The U.S. production of nuclear weapons has left a lingering legacy of contaminated lands and peoples. Over 300 facilities from across the nation have contributed to building the nuclear warheads currently active in the United States’ arsenal. Many of these facilities, their workers, nearby residents and and surrounding lands have been contaminated with radioactive, toxic and hazardous waste from years of production during the Cold War. Now, the institutional memory of these sites is being lost. Documents have been destroyed, or kept from public view, leading some people fear that the story is purposefully being rewritten.
Nuclear contamination at Rocky Flats will remain radioactive for thousands of generations. Many local activists, experts, and former workers contest the opening of the former nuclear site to the public, yet, the USFWS has begun private tours of Rocky Flats, with plans to open the property to the public in the summer of 2018. If the government is successful, Rocky Flats will become the first plutonium contaminated site in the nation to open to the public - but it will not be the last. The push to open former nuclear sites as a public wildlife parks is thought by some to be a strategy of the US government to bury past injustices and to carry on support for nuclear weapons production. The Rocky Flats refuge is a template for nuclear clean-up sites across the nation, including Hanford in Washington.
The refuge designation has drastically accelerated the loss of memory at Rocky Flats, and once the site opens for hiking and biking, knowledge of the land’s toxic past will fade even further. Murph Widdowfield, the president of the Rocky Flats Cold War museum, said of the DOE, “They just want us to go away.” The DOE has actively worked against the the realization of a Rocky Flats museum even though there is a provision in the refuge litigation that stipulates the establishment of the museum. It has become apparent that the DOE seeks to bury Rocky Flats past and present a new “green” creation story that attempts to sanitize the landscape from the violence of its military past.
In the article, “The Half-Life of Memory” (where this film borrows its title), author Hannah Nordhaus writes, “Plutonium has a half-life of 24,000 years. The half-life of memory, by contrast, is a much briefer thing. The contamination at Rocky Flats will long outlive our efforts to control or even remember it.”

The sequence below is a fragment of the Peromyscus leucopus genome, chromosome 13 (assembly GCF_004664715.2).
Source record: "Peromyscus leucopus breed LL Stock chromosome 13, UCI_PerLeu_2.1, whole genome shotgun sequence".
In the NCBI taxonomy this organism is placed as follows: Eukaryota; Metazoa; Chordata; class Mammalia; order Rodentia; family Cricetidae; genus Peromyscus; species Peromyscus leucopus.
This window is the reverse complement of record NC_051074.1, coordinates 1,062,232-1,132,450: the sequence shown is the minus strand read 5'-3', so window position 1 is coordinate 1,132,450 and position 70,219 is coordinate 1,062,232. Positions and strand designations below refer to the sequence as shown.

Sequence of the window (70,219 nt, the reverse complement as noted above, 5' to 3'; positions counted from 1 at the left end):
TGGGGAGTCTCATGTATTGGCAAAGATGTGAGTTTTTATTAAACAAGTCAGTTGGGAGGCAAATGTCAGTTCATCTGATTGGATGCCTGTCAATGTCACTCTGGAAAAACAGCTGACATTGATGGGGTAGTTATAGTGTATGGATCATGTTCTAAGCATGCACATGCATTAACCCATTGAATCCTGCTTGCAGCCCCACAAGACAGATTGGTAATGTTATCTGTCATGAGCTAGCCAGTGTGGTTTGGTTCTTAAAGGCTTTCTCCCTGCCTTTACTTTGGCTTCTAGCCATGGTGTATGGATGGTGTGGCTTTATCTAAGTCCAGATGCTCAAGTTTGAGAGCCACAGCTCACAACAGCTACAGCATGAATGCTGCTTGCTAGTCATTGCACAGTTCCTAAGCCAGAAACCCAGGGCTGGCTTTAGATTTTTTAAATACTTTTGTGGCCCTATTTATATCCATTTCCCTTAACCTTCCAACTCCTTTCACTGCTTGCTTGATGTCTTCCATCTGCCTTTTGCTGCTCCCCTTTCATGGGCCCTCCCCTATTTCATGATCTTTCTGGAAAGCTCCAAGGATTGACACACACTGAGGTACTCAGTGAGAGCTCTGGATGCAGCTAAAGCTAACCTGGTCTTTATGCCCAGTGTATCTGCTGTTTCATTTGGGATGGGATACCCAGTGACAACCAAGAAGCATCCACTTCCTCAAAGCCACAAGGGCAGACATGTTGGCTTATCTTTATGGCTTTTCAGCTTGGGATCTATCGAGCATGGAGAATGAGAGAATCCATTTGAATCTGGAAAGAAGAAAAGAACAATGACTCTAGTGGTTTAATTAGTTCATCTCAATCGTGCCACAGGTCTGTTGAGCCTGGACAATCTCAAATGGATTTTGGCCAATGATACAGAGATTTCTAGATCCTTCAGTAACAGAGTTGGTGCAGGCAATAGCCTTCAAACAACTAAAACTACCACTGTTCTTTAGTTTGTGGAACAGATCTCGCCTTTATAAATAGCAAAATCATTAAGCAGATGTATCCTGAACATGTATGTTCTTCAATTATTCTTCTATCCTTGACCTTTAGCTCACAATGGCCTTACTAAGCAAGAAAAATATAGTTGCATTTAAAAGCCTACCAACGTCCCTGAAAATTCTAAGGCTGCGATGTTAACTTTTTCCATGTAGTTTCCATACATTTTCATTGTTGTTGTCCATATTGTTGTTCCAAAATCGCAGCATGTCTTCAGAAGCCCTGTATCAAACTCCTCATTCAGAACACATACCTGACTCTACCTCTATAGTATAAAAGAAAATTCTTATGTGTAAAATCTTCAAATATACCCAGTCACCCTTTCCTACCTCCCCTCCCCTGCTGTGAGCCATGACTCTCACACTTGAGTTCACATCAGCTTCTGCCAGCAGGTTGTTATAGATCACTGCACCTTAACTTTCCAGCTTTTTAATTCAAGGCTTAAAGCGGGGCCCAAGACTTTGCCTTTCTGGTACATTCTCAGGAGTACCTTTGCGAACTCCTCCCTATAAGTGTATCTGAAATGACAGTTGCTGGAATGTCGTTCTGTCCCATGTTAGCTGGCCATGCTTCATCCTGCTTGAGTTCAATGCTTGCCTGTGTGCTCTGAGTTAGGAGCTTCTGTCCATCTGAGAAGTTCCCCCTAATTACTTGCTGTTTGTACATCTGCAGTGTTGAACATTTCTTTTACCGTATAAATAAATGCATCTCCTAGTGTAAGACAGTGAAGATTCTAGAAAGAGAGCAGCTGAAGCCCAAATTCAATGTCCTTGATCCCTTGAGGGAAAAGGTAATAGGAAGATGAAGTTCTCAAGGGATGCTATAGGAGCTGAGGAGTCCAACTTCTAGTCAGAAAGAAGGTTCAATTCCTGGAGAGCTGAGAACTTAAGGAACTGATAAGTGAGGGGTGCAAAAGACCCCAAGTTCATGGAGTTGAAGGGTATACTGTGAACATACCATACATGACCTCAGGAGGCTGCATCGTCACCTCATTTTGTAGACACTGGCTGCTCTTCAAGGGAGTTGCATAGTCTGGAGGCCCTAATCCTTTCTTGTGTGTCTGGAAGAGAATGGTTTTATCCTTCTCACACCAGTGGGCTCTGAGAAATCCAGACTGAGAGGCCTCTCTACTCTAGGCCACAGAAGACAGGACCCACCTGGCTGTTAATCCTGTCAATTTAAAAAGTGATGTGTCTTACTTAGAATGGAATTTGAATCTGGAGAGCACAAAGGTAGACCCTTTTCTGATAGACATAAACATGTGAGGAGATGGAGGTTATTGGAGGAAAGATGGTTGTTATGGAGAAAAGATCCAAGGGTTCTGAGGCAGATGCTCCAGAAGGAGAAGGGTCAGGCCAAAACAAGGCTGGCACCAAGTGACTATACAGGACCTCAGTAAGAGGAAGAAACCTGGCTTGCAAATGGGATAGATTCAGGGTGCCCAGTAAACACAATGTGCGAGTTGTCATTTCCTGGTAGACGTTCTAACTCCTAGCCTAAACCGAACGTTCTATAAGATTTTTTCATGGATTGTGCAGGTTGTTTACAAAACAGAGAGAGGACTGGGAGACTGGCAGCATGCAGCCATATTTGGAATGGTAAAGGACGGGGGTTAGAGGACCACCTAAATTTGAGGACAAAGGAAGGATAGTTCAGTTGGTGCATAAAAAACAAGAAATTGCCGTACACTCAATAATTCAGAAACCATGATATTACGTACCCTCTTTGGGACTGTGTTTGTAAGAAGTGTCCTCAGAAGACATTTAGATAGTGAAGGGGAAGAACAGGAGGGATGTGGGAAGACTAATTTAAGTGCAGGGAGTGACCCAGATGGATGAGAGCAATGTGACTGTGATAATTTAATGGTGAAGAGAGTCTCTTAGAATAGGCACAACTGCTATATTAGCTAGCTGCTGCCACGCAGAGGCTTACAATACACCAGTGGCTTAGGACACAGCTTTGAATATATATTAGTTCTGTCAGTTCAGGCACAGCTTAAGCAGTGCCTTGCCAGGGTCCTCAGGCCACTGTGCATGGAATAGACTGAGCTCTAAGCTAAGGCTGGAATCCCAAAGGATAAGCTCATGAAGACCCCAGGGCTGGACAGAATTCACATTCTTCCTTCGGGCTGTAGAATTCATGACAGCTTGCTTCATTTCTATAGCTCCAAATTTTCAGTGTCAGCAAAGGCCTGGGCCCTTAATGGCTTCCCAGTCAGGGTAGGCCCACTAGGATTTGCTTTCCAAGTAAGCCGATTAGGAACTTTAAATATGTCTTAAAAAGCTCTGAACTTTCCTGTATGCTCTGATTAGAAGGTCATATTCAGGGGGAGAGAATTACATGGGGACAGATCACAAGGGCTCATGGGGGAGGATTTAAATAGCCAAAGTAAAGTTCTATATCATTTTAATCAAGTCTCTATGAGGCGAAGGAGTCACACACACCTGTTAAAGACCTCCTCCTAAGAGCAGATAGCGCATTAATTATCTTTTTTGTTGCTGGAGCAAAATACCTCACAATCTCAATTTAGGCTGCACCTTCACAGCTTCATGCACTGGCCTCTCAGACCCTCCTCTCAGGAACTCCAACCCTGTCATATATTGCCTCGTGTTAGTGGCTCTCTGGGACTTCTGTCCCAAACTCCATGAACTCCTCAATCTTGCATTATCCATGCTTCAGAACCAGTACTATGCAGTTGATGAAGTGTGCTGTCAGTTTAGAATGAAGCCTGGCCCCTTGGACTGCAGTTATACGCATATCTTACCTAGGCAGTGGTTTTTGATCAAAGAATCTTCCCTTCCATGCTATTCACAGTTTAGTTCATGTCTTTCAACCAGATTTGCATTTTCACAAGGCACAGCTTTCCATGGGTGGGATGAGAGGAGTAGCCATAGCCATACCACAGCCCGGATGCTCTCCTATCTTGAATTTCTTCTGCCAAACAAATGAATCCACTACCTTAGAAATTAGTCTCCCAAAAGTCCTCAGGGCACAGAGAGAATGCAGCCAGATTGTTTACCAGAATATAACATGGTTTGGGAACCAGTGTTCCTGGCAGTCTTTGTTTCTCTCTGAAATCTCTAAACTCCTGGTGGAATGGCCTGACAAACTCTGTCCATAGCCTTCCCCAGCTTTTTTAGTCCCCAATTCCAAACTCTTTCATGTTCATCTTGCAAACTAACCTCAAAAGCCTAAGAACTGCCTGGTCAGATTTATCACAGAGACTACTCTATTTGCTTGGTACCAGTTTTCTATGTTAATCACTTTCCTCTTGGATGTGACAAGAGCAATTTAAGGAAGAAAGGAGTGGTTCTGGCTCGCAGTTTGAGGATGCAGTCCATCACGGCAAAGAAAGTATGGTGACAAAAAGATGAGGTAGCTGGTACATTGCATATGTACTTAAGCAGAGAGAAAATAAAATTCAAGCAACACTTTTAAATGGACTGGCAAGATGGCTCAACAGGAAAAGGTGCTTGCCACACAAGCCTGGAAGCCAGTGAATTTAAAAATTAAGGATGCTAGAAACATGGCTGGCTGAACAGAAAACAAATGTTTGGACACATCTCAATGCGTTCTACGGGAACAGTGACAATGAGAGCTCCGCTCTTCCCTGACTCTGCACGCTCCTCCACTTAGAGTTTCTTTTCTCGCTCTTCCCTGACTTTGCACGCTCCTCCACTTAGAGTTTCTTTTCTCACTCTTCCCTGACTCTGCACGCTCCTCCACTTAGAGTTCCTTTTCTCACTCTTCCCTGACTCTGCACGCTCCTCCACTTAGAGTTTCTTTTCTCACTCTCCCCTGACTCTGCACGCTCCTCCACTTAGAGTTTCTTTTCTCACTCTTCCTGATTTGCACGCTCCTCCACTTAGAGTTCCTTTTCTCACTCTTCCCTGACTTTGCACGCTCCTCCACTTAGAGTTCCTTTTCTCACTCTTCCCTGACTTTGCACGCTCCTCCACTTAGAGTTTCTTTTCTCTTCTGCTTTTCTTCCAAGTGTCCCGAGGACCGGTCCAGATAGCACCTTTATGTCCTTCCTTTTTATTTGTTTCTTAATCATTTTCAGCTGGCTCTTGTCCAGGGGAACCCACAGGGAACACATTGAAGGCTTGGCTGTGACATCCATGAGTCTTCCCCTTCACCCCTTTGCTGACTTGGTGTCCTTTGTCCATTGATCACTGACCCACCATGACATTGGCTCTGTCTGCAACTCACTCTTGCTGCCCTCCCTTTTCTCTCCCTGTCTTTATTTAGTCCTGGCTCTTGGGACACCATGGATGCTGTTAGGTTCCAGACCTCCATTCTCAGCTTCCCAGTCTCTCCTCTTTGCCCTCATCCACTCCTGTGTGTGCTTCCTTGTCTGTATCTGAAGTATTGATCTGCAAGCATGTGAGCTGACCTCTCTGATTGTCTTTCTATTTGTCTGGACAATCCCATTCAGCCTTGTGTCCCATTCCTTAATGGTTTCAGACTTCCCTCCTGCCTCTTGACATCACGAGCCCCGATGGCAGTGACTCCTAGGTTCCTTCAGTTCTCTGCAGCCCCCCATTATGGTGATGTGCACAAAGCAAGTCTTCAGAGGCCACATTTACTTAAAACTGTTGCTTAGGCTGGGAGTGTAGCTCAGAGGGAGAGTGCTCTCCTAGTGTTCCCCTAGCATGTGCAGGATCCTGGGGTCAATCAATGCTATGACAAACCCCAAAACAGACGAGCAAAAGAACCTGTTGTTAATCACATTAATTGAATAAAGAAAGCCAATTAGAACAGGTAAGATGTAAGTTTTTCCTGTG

The global threat of nuclear annihilation hasn’t subsided either. Growing tensions between nuclear nations, coupled with the United States’ $1 trillion plan to rebuild the U.S. nuclear stockpile have many people fearing a second Cold War is near - Donald Trump’s provocations aren’t soothing these uncertainties. As the U.S. embarks on a new nuclear buildup, many people are left wondering how we will remember the previous one. As George Santayana’s famous aphorism goes, "Those who cannot remember the past are condemned to repeat it.”
The events at Rocky Flats and across the nuclear weapons complex demonstrate that it is up to us as citizens to not only remember, but to prevent these grievous mistakes from occurring again. It is imperative now more than ever to remember the human and environmental costs of nuclear weapons production, and to prevent actions that could lead to nuclear annihilation.
The Half-Life of Memory is an eye opening film that expose the impact of nuclear weapons globally and locally. The intent of this project is to demonstrate that the injustices at Rocky Flats, sadly, are not isolated incidents but a common occurrence in the military complex. The film will explore the secrecy, cover-ups and half-truths that have overshadowed the legacy of the nuclear arsenal, while educating its viewers to the extreme human, ecological, and monetary costs of building nuclear bombs. The film will also shed light on the potential consequences of our nation’s current nuclear policy decisions on both U.S. and global citizens. The lessons this story holds are too important to forget; the urgency to spread this knowledge is dire.